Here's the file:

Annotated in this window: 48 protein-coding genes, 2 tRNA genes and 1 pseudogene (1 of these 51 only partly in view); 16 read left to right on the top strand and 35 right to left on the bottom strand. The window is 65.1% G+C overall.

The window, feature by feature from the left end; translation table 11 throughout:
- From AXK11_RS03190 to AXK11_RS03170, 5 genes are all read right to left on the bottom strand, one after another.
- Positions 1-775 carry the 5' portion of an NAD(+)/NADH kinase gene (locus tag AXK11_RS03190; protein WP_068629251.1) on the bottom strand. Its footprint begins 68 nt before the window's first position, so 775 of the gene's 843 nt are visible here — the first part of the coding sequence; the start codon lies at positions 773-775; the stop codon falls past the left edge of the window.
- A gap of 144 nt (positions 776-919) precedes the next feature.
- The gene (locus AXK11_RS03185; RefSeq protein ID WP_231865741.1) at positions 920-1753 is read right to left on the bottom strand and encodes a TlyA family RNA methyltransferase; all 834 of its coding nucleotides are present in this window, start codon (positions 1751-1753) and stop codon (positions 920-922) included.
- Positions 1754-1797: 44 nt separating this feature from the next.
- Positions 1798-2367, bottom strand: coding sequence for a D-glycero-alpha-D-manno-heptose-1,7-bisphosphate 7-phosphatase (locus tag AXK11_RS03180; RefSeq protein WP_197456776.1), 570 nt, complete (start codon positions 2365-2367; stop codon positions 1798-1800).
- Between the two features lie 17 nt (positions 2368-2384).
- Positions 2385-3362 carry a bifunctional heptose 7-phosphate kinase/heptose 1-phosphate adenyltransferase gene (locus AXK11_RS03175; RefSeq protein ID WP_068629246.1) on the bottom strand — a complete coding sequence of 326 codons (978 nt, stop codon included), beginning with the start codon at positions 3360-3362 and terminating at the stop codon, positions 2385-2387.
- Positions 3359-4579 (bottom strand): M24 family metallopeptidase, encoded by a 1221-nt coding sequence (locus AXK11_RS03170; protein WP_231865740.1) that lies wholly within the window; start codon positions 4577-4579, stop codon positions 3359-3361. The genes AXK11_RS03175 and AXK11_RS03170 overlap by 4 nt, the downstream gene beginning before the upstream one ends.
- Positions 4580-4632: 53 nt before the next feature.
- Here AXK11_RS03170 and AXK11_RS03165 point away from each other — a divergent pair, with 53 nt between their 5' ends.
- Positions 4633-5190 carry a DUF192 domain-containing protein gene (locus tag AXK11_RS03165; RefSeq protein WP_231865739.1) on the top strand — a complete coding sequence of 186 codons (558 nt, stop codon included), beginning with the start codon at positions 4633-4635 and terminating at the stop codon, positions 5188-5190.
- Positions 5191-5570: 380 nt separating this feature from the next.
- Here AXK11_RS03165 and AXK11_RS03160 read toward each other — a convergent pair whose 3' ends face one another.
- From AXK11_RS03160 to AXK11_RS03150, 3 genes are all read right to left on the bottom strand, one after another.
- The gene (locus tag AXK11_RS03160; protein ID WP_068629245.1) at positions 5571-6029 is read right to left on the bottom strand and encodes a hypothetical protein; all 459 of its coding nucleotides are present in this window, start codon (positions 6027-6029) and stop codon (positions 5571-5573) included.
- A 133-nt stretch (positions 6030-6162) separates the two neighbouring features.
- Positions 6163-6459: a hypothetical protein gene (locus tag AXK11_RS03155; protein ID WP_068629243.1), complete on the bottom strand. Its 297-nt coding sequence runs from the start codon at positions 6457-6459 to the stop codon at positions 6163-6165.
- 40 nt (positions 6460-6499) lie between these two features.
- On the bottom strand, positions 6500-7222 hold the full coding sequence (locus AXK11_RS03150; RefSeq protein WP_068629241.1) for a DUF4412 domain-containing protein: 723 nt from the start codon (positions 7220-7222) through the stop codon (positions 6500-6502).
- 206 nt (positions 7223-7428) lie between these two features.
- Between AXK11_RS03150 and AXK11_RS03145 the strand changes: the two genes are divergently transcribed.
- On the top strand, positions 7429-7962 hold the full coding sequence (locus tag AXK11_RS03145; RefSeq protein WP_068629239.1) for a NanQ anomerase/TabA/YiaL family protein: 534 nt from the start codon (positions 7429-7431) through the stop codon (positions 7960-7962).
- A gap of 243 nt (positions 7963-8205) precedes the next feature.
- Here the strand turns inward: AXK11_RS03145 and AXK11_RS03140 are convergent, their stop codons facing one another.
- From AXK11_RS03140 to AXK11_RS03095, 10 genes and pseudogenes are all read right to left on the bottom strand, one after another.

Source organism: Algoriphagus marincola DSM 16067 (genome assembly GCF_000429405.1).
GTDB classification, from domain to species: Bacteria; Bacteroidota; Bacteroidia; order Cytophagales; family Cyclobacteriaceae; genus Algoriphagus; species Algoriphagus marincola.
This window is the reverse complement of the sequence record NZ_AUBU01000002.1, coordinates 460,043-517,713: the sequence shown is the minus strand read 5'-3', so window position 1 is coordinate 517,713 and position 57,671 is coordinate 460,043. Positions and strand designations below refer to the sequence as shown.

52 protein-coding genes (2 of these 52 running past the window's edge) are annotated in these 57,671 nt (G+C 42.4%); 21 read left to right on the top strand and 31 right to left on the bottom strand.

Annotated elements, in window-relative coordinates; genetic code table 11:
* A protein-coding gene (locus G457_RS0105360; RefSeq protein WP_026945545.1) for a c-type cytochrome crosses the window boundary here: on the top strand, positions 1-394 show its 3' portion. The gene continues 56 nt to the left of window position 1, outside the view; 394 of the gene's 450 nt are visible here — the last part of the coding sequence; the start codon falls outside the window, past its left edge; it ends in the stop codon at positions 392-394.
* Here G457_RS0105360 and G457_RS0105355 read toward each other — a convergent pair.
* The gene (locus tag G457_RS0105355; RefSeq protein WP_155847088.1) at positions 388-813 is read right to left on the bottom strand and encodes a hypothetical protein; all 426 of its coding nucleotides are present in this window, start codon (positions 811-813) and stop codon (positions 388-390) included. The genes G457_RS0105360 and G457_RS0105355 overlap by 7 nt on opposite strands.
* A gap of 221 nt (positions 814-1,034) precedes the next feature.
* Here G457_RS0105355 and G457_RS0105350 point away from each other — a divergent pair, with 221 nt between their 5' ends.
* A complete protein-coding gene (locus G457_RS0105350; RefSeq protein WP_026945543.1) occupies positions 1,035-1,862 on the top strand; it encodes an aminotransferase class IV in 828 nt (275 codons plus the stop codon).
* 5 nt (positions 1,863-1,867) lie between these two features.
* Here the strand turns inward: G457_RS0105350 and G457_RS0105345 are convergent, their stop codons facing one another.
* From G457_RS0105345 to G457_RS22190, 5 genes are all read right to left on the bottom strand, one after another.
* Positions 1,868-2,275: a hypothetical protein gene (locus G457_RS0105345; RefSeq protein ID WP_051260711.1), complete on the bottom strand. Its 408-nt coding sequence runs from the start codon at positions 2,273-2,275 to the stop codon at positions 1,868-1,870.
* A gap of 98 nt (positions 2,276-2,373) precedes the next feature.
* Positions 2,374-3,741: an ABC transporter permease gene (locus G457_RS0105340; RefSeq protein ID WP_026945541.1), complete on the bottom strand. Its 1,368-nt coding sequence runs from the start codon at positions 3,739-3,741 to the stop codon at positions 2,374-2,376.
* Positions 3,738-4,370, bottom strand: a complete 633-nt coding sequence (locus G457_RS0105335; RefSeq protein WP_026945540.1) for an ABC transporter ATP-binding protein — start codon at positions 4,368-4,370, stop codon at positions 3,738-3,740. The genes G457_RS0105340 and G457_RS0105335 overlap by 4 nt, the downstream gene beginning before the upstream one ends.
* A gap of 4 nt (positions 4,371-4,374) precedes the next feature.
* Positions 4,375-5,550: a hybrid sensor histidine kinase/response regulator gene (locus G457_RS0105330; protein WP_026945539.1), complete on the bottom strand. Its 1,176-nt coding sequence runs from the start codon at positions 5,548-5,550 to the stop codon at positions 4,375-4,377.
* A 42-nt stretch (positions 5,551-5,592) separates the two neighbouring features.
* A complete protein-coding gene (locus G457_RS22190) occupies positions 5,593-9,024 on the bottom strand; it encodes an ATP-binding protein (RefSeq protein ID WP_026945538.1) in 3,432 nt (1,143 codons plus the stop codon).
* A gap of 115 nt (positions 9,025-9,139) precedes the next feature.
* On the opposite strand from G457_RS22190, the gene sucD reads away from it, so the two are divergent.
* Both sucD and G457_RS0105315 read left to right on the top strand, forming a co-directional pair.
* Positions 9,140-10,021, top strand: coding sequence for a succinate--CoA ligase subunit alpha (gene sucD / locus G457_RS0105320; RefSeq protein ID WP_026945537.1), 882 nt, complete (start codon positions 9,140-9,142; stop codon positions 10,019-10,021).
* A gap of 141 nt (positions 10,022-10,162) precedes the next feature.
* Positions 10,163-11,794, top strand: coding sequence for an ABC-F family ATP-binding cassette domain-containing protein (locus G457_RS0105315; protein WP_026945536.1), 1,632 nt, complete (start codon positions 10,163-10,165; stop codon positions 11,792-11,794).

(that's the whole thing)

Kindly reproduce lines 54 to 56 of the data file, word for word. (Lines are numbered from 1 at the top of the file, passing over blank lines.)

* Positions 9,140-10,021, top strand: coding sequence for a succinate--CoA ligase subunit alpha (gene sucD / locus G457_RS0105320; RefSeq protein ID WP_026945537.1), 882 nt, complete (start codon positions 9,140-9,142; stop codon positions 10,019-10,021).
* A gap of 141 nt (positions 10,022-10,162) precedes the next feature.
* Positions 10,163-11,794, top strand: coding sequence for an ABC-F family ATP-binding cassette domain-containing protein (locus G457_RS0105315; protein WP_026945536.1), 1,632 nt, complete (start codon positions 10,163-10,165; stop codon positions 11,792-11,794).